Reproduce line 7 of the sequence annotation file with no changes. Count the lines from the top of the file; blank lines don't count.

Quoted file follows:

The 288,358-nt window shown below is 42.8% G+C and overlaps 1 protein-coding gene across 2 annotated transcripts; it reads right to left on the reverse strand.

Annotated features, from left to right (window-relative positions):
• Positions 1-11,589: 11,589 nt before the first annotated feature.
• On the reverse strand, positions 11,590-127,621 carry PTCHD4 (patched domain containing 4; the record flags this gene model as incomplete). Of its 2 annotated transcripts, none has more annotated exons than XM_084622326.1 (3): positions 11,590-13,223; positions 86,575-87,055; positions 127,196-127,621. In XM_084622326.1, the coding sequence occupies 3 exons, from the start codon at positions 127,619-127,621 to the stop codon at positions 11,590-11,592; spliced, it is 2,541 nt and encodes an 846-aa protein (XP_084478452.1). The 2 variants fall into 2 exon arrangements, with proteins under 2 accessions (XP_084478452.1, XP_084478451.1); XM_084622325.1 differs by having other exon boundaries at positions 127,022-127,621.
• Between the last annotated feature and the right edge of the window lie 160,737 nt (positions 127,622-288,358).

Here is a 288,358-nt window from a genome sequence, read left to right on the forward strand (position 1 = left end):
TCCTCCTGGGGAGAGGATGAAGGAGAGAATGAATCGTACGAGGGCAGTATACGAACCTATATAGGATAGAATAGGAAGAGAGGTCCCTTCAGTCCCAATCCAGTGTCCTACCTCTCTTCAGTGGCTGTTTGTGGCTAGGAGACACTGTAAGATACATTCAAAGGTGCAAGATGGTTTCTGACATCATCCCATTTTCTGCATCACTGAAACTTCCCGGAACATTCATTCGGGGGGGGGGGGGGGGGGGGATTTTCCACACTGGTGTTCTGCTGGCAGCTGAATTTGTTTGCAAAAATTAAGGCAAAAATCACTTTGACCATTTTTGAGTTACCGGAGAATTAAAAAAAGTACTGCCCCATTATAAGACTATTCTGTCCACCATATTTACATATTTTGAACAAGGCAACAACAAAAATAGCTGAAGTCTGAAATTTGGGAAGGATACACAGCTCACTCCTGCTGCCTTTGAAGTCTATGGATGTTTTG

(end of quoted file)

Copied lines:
TCCTCCTGGGGAGAGGATGAAGGAGAGAATGAATCGTACGAGGGCAGTATACGAACCTATATAGGATAGAATAGGAAGAGAGGTCCCTTCAGTCCCAATCCAGTGTCCTACCTCTCTTCAGTGGCTGTTTGTGGCTAGGAGACACTGTAAGATACATTCAAAGGTGCAAGATGGTTTCTGACATCATCCCATTTTCTGCATCACTGAAACTTCCCGGAACATTCATTCGGGGGGGGGGGGGGGGGGGGATTTTCCACACTGGTGTTCTGCTGGCAGCTGAATTTGTTTGCAAAAATTAAGGCAAAAATCACTTTGACCATTTTTGAGTTACCGGAGAATTAAAAAAAGTACTGCCCCATTATAAGACTATTCTGTCCACCATATTTACATATTTTGAACAAGGCAACAACAAAAATAGCTGAAGTCTGAAATTTGGGAAGGATACACAGCTCACTCCTGCTGCCTTTGAAGTCTATGGATGTTTTG